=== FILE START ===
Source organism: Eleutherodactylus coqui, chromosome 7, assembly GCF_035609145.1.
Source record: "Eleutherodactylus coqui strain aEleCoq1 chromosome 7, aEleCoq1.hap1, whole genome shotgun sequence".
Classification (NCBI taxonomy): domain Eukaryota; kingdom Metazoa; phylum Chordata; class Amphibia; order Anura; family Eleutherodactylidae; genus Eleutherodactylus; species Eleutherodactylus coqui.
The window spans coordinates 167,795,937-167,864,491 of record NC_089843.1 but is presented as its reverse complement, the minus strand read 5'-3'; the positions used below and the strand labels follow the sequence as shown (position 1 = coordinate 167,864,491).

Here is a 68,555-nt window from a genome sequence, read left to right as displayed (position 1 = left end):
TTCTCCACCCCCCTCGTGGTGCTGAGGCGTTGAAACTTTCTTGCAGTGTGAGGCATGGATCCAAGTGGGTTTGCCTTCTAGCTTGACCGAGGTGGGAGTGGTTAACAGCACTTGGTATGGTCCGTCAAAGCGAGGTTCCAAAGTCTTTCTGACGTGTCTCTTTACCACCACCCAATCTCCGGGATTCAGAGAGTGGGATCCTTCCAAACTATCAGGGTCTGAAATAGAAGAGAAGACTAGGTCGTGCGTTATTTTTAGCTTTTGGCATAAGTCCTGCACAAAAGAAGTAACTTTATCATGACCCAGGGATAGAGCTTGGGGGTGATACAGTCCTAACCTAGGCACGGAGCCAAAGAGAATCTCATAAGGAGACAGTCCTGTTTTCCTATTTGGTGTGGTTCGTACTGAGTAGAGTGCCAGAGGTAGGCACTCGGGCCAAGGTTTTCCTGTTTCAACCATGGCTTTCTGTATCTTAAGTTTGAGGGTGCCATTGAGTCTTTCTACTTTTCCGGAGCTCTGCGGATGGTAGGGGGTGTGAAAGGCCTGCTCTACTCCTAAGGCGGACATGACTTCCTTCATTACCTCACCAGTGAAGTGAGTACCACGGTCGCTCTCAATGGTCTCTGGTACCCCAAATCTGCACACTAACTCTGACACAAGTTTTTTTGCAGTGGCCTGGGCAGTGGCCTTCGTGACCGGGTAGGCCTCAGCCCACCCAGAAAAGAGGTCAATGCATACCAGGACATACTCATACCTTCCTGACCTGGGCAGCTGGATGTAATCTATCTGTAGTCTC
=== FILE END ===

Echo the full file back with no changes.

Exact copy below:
Source organism: Eleutherodactylus coqui, chromosome 7, assembly GCF_035609145.1.
Source record: "Eleutherodactylus coqui strain aEleCoq1 chromosome 7, aEleCoq1.hap1, whole genome shotgun sequence".
Classification (NCBI taxonomy): domain Eukaryota; kingdom Metazoa; phylum Chordata; class Amphibia; order Anura; family Eleutherodactylidae; genus Eleutherodactylus; species Eleutherodactylus coqui.
The window spans coordinates 167,795,937-167,864,491 of record NC_089843.1 but is presented as its reverse complement, the minus strand read 5'-3'; the positions used below and the strand labels follow the sequence as shown (position 1 = coordinate 167,864,491).

Here is a 68,555-nt window from a genome sequence, read left to right as displayed (position 1 = left end):
TTCTCCACCCCCCTCGTGGTGCTGAGGCGTTGAAACTTTCTTGCAGTGTGAGGCATGGATCCAAGTGGGTTTGCCTTCTAGCTTGACCGAGGTGGGAGTGGTTAACAGCACTTGGTATGGTCCGTCAAAGCGAGGTTCCAAAGTCTTTCTGACGTGTCTCTTTACCACCACCCAATCTCCGGGATTCAGAGAGTGGGATCCTTCCAAACTATCAGGGTCTGAAATAGAAGAGAAGACTAGGTCGTGCGTTATTTTTAGCTTTTGGCATAAGTCCTGCACAAAAGAAGTAACTTTATCATGACCCAGGGATAGAGCTTGGGGGTGATACAGTCCTAACCTAGGCACGGAGCCAAAGAGAATCTCATAAGGAGACAGTCCTGTTTTCCTATTTGGTGTGGTTCGTACTGAGTAGAGTGCCAGAGGTAGGCACTCGGGCCAAGGTTTTCCTGTTTCAACCATGGCTTTCTGTATCTTAAGTTTGAGGGTGCCATTGAGTCTTTCTACTTTTCCGGAGCTCTGCGGATGGTAGGGGGTGTGAAAGGCCTGCTCTACTCCTAAGGCGGACATGACTTCCTTCATTACCTCACCAGTGAAGTGAGTACCACGGTCGCTCTCAATGGTCTCTGGTACCCCAAATCTGCACACTAACTCTGACACAAGTTTTTTTGCAGTGGCCTGGGCAGTGGCCTTCGTGACCGGGTAGGCCTCAGCCCACCCAGAAAAGAGGTCAATGCATACCAGGACATACTCATACCTTCCTGACCTGGGCAGCTGGATGTAATCTATCTGTAGTCTC